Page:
Overall Catch Success Rate 86%
BILLFISH: Last week we talked about how the fishing was "March like", now we are practically in March and it hasn't changed. We often refer to this as the March doldrums, but in reality there is lots of activity on the fishing front, just not for marlin. There has been no one location where boats were sure to spot marlin and we are not seeing them congregate in any one area. As an example let's look at some of the locations of where marlin were caught; the envy of everybody this week was "Andrea" for catching and releasing two striped marlin for Brian, Jason & Pat Garret from Breton, Canada – one of their fish was hooked up outside the Golden Gate and the other three miles out from Las Margaritas. Later in the week this same boat released a striper twelve miles out from Golden Gate where they were also very fortunate to get eight yellowfin tuna for Lee Pearson from Paynesville, Florida. "Falcon" on the other hand, went the opposite direction, into the Sea of Cortez and released a striped marlin at the Herradura. This same day "Rebecca" released a marlin eighteen miles from where Falcon got their fish and at the same time "Tracy Ann" released a marlin thirty five miles from the Old Lighthouse. So you couldn't really get a wider range if you tried as each of the locations mentioned above is at the limit of day charter range and all in completely different areas. This is probably why our billfish catch rate was a low fourteen percent, consisting of a total of eight fish, all released.
OTHER SPECIES: Catches for other traditional catches, considered staples of the Cabo fishery were also only average with twenty percent of boats catching dorado, though seldom more than a single fish in the 15 to 25 lb class. Yellowfin tuna catches were on par with that of marlin with fourteen percent of boats hooking fish up to 30 lbs, but the difference here was that when found they could catch up to thirteen in a day. "No Big Deal" was the top tuna boat with thirteen caught, plus two dorado four miles out from the Old Lighthouse for Gary Wade from Pickering, Ohio, fishing with friends. We had several sharks this week "Andrea" taking top honors again, this time for two mako sharks for Naomi Kretzwieser & Paul Handley from Canada, one was very big at 130 lbs and the other was estimated at 60 lbs, they also caught six sierras, all between Gaspareño and Golden Gate. "C-Rod" released the only hammerhead shark, estimated at 60 lbs and also caught a dorado, 20 miles from Moro Prieto for Steve Henager from Kennewick, Washington. Now, a big story……do you remember the odd ratfish from last year? Well another one appeared this week, at almost the exact same location. This time Fish Cabo was out between eight and nine miles from Cerro Blanco, looking for marlin, when they saw birds in a feeding frenzy on the surface of the water, they zipped over there and immediately recognized as that what the birds were pecking at was a ratfish. It was already dead and starting to decompose, so the deckhand carefully scooped it up in his bait net to bring back to shore, where we have it safely stored for scientists to pick up. This one was larger than the previous one and did not have the feather/lure type thing on its forehead like the previous one. Going back to regular news, the small game catches were excellent with well over eighty percent of boats catching a mixture of sierra, roosterfish, large squid, sea bass, snappers, bonitas and even a solitary wahoo. "Rebecca" fished at Punta Lobos near Todos Santos and caught and released twenty roosterfish, two sierras and a tuna for Matt & Stacey Osiecki, from Tallahassee, Florida – what a fun and active day they had. "La Brisa" fished half a mile from Chileno and landed five large squids, the biggest topping out at 40 lbs (that's a lot of calamari!) and also got three sierra and a roosterfish for Robert Mabry & Dennis Jones from South Whitley, Indiana.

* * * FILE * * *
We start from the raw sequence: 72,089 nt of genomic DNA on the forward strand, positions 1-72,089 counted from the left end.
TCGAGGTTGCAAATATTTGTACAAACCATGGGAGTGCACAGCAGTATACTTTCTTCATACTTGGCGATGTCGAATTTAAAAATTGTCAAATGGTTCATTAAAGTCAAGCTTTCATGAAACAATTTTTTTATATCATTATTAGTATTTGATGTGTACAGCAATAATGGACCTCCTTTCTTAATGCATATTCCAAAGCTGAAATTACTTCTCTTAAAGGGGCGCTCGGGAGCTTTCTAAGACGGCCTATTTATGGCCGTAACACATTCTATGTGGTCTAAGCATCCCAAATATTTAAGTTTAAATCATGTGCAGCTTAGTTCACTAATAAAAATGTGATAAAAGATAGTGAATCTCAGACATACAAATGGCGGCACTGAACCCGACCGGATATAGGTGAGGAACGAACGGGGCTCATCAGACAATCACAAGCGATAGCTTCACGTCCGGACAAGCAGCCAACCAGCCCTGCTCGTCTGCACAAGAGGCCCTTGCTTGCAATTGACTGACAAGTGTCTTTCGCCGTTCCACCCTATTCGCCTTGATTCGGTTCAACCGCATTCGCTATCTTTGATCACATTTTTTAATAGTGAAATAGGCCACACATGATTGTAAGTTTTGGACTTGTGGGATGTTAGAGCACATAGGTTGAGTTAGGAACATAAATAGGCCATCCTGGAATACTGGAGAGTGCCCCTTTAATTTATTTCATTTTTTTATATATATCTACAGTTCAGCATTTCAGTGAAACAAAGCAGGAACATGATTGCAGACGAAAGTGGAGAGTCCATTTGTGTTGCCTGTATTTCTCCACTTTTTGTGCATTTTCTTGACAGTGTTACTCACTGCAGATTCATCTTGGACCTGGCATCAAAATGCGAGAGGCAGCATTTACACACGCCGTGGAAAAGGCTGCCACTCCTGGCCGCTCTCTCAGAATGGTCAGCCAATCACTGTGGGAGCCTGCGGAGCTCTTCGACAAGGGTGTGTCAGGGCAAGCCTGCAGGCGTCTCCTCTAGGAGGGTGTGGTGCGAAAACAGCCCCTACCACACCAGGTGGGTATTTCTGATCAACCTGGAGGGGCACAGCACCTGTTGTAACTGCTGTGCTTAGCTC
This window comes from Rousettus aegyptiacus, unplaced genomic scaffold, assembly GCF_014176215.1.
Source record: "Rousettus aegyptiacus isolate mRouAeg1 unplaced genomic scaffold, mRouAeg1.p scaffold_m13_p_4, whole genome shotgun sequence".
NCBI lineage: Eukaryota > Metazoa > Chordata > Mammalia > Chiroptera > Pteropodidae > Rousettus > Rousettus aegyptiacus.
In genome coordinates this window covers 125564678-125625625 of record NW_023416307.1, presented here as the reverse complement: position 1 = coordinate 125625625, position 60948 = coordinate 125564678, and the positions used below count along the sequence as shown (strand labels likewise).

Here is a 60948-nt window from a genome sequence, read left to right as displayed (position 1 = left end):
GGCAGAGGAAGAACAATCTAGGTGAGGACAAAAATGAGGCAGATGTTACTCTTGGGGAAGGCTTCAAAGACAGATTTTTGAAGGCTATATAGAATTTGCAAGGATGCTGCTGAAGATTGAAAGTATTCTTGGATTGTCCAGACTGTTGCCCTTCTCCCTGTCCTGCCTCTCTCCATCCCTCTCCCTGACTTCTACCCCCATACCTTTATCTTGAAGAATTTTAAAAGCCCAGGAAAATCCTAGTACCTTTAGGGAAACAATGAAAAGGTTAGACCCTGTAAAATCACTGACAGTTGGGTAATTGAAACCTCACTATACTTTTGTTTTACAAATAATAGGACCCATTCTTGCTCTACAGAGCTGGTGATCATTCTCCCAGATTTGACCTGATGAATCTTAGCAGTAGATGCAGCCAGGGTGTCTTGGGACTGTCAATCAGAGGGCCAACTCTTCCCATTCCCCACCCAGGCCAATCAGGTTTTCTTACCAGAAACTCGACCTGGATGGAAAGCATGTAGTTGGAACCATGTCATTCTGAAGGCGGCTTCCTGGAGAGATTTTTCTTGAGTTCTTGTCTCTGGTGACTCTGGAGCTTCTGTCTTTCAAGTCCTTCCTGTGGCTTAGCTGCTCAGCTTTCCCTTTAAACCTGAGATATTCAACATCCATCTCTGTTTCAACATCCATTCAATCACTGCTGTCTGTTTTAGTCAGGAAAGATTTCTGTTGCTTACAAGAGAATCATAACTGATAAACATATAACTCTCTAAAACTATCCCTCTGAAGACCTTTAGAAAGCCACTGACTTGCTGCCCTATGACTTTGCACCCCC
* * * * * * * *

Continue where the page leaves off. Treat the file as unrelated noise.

WEATHER CONDITIONS: Beautiful, clear sunny skies, windy some days, seas calm to moderate. Very weird…..we were affected by the Tsunami caused by the earthquake in Chile. On February 27th, starting at noon and lasting until 2.00 pm, the water level in the marina would rise and fall, sucking back and making the pelicans float by in reverse. Nobody here had ever seen anything like it. We saw the sand in some places of the marina. The water got so low in the area where our boats leave from that you could walk from the seawall across the sand to our floating dock, which was no longer floating…then the tide would come back in. There was no damage at all, but it was an eerie experience.
LOCATION: No one set area, though smaller game was better on the Pacific.
AVERAGE WATER TEMP: 74 F; higher than it should be for this time of year.
BEST LURES: Live bait for marlin, assorted green colored lures for dorado, cedar plugs and marlin lures for tuna, hoochis and rapalas inshore.
Based on the catches of Pisces by Tracy Ehrenberg